My dad passed away on June 16, 2002 at 4:45PM. That was yesterday, and I knew at 4:45 yesterday that it had been 9 years. I was also contemplating something that happened only 2 or 3 weeks earlier, something that seemed to change my dad, at least in my mother's eyes, and kind of in my eyes as well.

Dad wasn't doing great, and I called his doctor with a bit of advice. I said he owed it to my dad to visit him at home and talk to him one final time if he could. My dad had been going to this man for many years and I just felt it was the right thing to do. I have to admit that I wasn't overly pleased with some of the care Dad had been getting from this guy in the short time I knew him, so I was somewhat forceful in my phone conversation with him, though I didn't yell; let's say I was persistent.

I wasn't there the day this doctor showed up at the house, but I knew he was going to be there. I live 90 minutes from my parent's house, and had something else going on that day. But my mother was there, and she was initially happy when the doctor showed up at the house.

From what I understand, he and my dad talked for about 5 minutes or so. Dad seemed to have a way to pull out of whatever malaise it is that sometimes affects cancer patients for awhile whenever a guest would show up, at least for a little while. So Mom listened as Dad and this doctor had a conversation. Then Mom said the doctor suddenly said this to my dad: "Have you thought about how you want to die."

Mom was stunned, and supposedly Dad didn't say another word after that. In the final weeks of my dad's life, he never said a word to me. He never looked at me or Mom; he constantly stared at the ceiling. I don't really know if it was the illness my dad had or what this man said to him, but my dad wasn't himself over the last weeks of his life.

I thought that was a horrendous thing for a physician to say to a patient at that period of time. Dad was in a hospital bed in the family room. We all knew in our hearts that there might not have been a lot of time left, but no one was ever going to say it out loud. Years later, even though I was still upset with this man, I always wondered if his intention was to see if Dad wanted to go into Hospice. Unfortunately it never came up because the physician could probably see that he messed up, and he didn't talk to my mother except to say goodbye; we never saw him again.

Fast forward to two days ago. My grandmother is in a nursing home, having just been there a couple of weeks. They have what they call a course of care meeting with family members where they update what's going on once a month, but they also give a two-week update to the families of new residents. I had a meeting to go to locally, so I didn't drive in to Rochester for this meeting, but called in via a conference line; my mother was there live.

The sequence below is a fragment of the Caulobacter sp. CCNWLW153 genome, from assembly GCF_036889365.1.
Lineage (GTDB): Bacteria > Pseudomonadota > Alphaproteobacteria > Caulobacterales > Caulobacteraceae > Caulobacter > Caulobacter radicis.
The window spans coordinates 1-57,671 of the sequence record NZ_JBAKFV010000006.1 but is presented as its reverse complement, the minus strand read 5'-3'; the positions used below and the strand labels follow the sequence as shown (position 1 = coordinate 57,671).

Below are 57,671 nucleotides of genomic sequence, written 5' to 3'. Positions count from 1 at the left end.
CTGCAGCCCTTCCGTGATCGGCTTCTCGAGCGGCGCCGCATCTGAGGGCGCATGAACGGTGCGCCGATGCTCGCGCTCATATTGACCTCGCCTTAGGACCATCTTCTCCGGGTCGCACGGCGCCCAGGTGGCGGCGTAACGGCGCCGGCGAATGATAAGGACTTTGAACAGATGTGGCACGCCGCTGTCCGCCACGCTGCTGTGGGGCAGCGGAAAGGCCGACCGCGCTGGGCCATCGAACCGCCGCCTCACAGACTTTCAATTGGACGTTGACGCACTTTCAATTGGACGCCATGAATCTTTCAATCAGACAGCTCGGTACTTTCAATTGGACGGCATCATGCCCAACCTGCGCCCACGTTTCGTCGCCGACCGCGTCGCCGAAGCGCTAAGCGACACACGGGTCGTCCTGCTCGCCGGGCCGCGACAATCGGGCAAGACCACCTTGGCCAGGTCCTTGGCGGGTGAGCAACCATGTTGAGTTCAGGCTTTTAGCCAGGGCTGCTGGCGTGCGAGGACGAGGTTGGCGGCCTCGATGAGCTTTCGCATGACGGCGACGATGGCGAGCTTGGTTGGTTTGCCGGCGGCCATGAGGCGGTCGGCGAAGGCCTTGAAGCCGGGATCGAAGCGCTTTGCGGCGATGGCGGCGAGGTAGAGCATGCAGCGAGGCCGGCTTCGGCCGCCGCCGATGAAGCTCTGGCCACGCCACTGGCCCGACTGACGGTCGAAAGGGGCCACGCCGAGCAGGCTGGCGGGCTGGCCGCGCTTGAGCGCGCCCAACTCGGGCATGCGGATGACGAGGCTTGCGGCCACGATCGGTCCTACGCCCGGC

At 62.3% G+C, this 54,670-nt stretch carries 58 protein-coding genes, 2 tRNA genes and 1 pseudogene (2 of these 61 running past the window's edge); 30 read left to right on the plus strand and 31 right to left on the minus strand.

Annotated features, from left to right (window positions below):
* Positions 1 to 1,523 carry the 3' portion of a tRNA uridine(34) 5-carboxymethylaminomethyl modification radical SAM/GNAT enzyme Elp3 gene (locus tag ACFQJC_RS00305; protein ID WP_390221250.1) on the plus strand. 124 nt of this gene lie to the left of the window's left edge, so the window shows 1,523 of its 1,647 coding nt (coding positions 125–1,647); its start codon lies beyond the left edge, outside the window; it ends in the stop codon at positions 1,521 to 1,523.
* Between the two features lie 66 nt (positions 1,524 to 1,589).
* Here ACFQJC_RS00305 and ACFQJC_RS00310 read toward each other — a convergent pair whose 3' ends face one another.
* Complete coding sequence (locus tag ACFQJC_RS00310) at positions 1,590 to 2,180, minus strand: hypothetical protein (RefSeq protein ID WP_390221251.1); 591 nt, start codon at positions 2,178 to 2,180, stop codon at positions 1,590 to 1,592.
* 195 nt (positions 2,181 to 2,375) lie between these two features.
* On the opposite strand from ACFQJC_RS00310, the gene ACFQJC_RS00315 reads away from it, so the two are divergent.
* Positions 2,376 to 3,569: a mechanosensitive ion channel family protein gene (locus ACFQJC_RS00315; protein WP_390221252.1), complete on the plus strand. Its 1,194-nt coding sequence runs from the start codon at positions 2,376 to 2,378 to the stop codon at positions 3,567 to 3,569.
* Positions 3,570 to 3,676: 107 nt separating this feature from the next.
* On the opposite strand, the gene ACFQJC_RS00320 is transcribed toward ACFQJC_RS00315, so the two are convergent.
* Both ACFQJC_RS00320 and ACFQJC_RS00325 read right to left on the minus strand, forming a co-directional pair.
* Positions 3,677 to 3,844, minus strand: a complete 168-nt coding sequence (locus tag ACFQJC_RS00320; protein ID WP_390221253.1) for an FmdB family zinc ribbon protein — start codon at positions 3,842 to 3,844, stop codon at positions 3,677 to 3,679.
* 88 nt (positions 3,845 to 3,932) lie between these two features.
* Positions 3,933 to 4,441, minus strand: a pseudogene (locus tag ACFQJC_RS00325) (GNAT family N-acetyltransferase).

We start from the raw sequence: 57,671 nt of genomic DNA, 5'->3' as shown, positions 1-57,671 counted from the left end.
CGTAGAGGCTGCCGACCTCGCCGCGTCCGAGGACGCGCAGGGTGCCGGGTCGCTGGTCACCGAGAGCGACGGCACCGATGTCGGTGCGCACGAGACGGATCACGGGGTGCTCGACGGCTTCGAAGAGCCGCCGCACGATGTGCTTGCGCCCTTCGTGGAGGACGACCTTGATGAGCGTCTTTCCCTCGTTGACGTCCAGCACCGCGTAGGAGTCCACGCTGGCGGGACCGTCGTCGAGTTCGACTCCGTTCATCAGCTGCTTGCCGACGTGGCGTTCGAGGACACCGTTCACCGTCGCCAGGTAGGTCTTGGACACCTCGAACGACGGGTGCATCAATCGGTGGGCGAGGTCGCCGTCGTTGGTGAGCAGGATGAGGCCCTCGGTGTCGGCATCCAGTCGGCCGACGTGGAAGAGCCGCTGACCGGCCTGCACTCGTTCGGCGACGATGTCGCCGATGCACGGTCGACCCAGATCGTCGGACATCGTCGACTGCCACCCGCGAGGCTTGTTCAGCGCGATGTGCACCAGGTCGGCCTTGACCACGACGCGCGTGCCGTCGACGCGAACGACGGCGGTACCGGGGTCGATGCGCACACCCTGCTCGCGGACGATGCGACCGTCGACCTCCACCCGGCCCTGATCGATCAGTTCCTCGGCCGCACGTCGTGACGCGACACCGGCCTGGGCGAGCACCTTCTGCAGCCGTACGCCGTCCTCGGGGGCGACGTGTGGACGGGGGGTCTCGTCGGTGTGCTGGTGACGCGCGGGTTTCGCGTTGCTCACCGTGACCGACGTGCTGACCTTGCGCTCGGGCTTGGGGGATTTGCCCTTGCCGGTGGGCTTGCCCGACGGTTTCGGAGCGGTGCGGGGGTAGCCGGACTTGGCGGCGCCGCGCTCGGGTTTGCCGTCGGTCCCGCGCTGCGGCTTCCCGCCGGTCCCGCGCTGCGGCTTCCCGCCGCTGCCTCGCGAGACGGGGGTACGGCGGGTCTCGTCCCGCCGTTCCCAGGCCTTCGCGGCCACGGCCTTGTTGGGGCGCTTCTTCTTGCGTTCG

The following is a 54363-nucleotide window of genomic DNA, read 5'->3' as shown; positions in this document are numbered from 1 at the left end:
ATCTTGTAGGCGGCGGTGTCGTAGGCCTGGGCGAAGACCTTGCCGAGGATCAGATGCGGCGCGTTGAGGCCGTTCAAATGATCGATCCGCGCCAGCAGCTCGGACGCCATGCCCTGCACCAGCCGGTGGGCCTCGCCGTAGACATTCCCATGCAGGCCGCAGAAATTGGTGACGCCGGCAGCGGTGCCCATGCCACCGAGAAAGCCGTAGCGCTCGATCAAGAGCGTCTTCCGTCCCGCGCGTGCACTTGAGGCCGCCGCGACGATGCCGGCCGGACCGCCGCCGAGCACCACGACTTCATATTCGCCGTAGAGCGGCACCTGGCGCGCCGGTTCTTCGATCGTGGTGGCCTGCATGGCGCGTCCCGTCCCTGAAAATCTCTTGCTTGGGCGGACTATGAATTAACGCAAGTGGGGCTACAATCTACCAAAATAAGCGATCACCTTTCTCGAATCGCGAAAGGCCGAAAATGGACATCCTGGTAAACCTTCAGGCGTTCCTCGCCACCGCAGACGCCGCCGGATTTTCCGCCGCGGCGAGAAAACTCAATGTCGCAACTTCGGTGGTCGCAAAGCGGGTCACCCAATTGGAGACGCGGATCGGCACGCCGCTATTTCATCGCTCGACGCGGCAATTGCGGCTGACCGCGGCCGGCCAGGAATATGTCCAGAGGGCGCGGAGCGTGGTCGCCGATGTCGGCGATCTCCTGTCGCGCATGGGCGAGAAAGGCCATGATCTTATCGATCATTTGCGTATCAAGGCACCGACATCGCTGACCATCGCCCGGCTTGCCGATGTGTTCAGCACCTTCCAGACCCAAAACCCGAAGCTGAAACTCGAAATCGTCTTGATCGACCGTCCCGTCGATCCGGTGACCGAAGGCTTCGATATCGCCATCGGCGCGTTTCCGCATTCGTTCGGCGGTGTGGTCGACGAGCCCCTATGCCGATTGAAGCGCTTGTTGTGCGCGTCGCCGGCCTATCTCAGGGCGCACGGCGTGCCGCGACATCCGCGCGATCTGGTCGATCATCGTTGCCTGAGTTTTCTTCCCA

Someone started talking and things were going about as well as could be expected. Ten minutes in the doctor, who neither my mother or I had ever met, starts talking, and within two minutes he said this: "Mrs. Beverly is exhibiting signs of failure to thrive, and I don't expect her to live more than 6 months."

Nope, didn't see that coming, and Mom didn't see it coming either. I heard her cry, and I immediately felt like the worst son in the world for not being there. Lucky for me, the logical mind kicked in at that moment and started asking more questions based on what he said, and after about 10 more minutes I fully understood what everyone was saying and why they had this belief. Mom, it turns out, had checked out immediately upon hearing the doctor's prognosis. A couple of hours later, after my meeting, I drove to Rochester to be with my mother for awhile, just to make sure everything was okay.

I thought much about things on my drive there and on my way back home. I thought about this doctor and what he'd said. I thought about how he said it. There was no emotion in his voice. He wasn't trying to hurt us; he didn't know us. I realized that he probably has to tell everyone at some point this same bit of news, and that probably no one takes it the way he intends for it to be taken. All of us have different beliefs about our family members; we all believe things will be well, or as well as can be expected.

In other words, I knew this doctor had to tell us something difficult, and there was no other way of saying what he had to say. And I couldn't fault him for that. I was thankful that he told me and my mother and not my grandmother, though. I'm not sure of the mental state of my grandmother; I don't even want to risk anyone saying something like that to her.

And maybe that's the difference in the two approaches. Maybe if Dad's doctor had said what he had to say to my mother and myself we'd have a much different feeling about him. I'm not really sure, but that's how I'm feeling about it all today. I will say this though. Sometimes there's just no easy way to say something difficult, and in those times you just have to say it. You should try to be one of two things; either as compassionate as you can be or as dispassionate as you can be. It all depends on how well you know the person you're talking to.

However, if it has to be said, you have to say it. And, unfortunately, sometimes we have to hear it as well.